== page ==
A Hammer Theology
JUDGING by some recent headlines - ``Public Grows Weary of Homeless Problem,'' ``Charities Say Donations Down'' - it seems that compassion fatigue has settled over the land like bitter stove ash on the festive holiday snow. Mayor Ray Flynn joins those passing out blankets and sandwiches to the drifters and the deranged on the streets of Boston. Heroes like my brother Dan quietly spend their Thanksgivings serving hot meals at a shelter. But most of us hurry by on the other side, avoiding eye contact with the individual reminder of a problem that seems huge and growing. Take for example the 8 million Americans living in substandard housing. (``Substandard'' is the bureaucratic word for wretched.) There are hundreds of thousands of families in shacks and tenements, often without plumbing or electricity. Conditions like that spawn despair and abuse and eventually homelessness. Is there anything a person of relative affluence can do? Indeed there is, but first some background.
Back in the mid-1960s, Millard Fuller, a 29-year-old millionaire law school student, started his own marketing business and proceeded to hustle like a demon. When his wife Linda finally said ``it's me or the job,'' he realized that his particular fast track was headed for oblivion.
So the Fullers - looking to their religious roots - literally sold all they had to give to the poor and started over. With their four children, they spent several years in Africa working on a housing project sponsored by their church. When they got back home to Georgia, they and some friends founded Habitat for Humanity with the modest goal of ``eliminating poverty housing from the world.''
The idea is this: Use volunteer labor and donated money and materials to help families build their own housing, which they pay for with no-interest loans from a revolving ``fund for humanity.'' The homes are modest; three bedrooms and about 1,000 square feet. But they are sturdy and comfortable, and they're much better than what the families have been used to. What's more, pride of ownership often generates pride in community and the eagerness to help others. And sometimes it's not just two-by-fours and sheetrock and copper pipe that are being fitted together but families that had been undermined by hopelessness.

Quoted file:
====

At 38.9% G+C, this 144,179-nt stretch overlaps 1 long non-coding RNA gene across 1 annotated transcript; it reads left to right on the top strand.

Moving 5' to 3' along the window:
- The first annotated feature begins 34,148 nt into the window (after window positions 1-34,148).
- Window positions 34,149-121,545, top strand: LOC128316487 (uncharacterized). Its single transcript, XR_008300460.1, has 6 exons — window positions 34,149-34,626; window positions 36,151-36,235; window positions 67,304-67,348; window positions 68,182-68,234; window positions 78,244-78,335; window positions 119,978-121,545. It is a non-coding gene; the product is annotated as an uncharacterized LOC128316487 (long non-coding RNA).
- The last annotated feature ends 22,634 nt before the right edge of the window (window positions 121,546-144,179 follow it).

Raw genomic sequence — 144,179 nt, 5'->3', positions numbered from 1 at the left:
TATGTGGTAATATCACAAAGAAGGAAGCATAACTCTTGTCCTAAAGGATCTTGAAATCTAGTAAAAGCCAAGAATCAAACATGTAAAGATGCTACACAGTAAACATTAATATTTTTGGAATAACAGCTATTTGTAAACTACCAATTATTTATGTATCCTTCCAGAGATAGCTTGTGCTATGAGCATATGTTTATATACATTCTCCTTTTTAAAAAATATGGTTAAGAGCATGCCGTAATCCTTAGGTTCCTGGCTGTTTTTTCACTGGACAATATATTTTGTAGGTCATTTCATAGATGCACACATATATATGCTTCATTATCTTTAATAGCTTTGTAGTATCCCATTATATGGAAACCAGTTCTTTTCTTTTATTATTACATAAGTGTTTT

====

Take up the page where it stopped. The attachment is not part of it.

The program started out one house at a time, but in recent years - thanks in part to publicity generated by the support of Rosalynn and Jimmy Carter - it has grown considerably. There are now more than 500 affiliated projects in North America and Australia and more than 100 projects in 28 developing countries. In all, more than 7,000 homes have been built, and they're now going up at the rate of 12 per day - or as Millard Fuller likes to say, ``another house every hour of the daylight hours of every day.''
The goal for 1994 is 10,000 new homes per year and twice that many by the year 2000. A cynic would say this is far from wiping out the housing problem. But it's still a lot better than doing nothing. Just ask Jo-Ann and Kenneth Charlton of Webster, N.H., whose new home meant the family of four could be reunited. Or Willie Franklin whose family of seven has exchanged roaches and rats and high rent bills for a new home in Orlando, Fla.
Habitat's motto is ``Capital, Not Charity,'' which is why supply-side godfather Jack Kemp, now Secretary of Housing and Urban Development, is as enthusiastic about it as liberals like the Carters. President Bush recently cited the Charlotte, N.C., Habitat group (which has built 100 homes) as one of his ``daily points of light.''
The organization, with headquarters in Americus, Ga. describes itself as an ``ecumenical, grass-roots Christian ministry,'' but synagogues, businesses, and secular service groups enthusiastically join up. Fuller's ``theology of the hammer'' comes down to this: ``We may disagree on all sorts of things - baptism, communion, what night to have prayer meeting, and how the preacher should dress. But, thank God, we can agree on a nail and the use of the hammer as an instrument to manifest God's love.'' To which one can only add ``Amen.''